On the Genocide Conference in Yerevan, H.Res.252, and the Armenian Government


The Armenian government recently hosted an international conference on genocide prevention, condemnation, and elimination in Yerevan. Genocide scholars from around 20 countries gathered in Yerevan in what could be considered as one of the Armenian government’s rare acts aimed at proactively seeking international acknowledgment of the Armenian Genocide. While we can’t but applaud this initiative, we also can’t help but say it was a belated effort and not enough on its own.

The conference was helpful in inviting public attention to the issue not only in Armenia and the Diaspora but also internationally, given the level of international participation in it. Once again, it dealt a blow to denialists in Turkey and abroad by providing an opportunity for high caliber genocide scholars of different nationalities to throw their support behind the truthfulness of the Armenian Genocide. It was a slap in Turkey’s face and its attempts to undermine the historical truth of the Armenian Genocide through such attempts as setting up a historians’ commission to discuss historical issues between the two nations.

However, the initiative was belated, because while successive Armenian governments since Robert Kocharian’s presidency at least have declared that recognition of the Armenian Genocide is on Armenia’s foreign policy agenda, this can be considered as the first major proactive (emphasis on the word proactive) initiative of its kind undertaken by Yerevan.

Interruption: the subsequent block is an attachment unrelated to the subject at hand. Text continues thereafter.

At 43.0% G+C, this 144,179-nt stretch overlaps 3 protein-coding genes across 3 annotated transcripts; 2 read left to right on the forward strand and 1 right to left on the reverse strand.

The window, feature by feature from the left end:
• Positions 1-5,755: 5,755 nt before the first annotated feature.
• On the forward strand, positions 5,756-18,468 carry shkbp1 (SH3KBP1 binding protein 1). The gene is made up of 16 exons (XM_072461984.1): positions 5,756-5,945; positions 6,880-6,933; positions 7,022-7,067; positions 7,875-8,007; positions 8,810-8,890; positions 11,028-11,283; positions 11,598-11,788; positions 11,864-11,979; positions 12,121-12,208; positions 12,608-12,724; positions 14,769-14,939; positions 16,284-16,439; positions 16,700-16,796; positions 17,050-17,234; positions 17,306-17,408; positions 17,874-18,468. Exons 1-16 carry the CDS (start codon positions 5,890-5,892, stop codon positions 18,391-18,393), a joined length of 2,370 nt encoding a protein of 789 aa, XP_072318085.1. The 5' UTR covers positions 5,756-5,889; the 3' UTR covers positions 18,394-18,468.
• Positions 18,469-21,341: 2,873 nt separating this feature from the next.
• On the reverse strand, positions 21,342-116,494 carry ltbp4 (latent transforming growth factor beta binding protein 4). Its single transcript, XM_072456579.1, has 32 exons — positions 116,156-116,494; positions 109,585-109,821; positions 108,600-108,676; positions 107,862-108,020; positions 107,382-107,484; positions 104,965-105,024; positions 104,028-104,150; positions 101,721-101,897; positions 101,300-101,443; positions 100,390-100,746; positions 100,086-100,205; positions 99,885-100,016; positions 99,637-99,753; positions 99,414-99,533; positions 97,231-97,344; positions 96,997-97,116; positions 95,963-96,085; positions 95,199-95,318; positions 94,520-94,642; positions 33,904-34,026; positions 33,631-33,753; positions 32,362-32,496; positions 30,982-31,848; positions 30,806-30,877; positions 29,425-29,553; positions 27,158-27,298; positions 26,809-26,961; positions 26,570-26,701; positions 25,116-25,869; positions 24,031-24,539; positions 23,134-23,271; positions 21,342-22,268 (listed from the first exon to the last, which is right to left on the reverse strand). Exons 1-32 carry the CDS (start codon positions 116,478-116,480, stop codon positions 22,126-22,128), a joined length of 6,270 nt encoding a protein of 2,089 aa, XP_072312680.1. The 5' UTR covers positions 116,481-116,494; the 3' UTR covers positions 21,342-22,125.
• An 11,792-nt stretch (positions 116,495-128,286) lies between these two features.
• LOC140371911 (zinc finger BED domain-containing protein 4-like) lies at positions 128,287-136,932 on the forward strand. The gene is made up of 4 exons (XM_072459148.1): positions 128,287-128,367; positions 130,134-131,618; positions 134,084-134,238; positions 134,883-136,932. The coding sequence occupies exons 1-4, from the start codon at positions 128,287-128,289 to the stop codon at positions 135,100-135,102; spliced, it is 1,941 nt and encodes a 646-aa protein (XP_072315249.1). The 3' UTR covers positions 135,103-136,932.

More than coming late, however, this conference is not enough effort on the part of the Armenian government to show that it takes this matter seriously. Notwithstanding public declarations on the importance for international recognition of the Armenian Genocide, little government action has been seen on this front so far. Yes, almost all official dignitaries, diplomats, and foreign government officials who visit Yerevan are taken to the Genocide Memorial in Dzidzernagapert. Yes, the issue has been raised on a few occasions in presidential speeches to the international community, including at the UN. However, little has been seen or at least made public in terms of consistent and serious efforts to pursue genocide recognition.

Robert Kocharian’s administration at least smartly avoided falling in the cunning Turkish trap of “leaving history to the historians” by rejecting a proposal for setting up a commission of historians that first surfaced in a letter by then-Foreign Minister Abdullah Gul in April 2005. It’s silly to say Sarkisian was not smart enough to avoid the trap. By then, the idea had been discussed so much that no one in their right mind could deny its implications on the international recognition of the Armenian Genocide. Sarkisian did it anyway, though. In 2009, he signed the infamous Turkish-Armenian protocols, one of the stipulations of which was the formation of exactly such a commission. His reasons? Unprecedented international pressure, continued blockade and economic isolation, continued deadlock in the Nagorno-Karabakh peace talks, coupled with intense militarization in Azerbaijan, awareness of growing Turkish influence in the region, and perhaps to some extent a gradual shift in Russia’s attitudes due to military and energy deals with Turkey and Azerbaijan.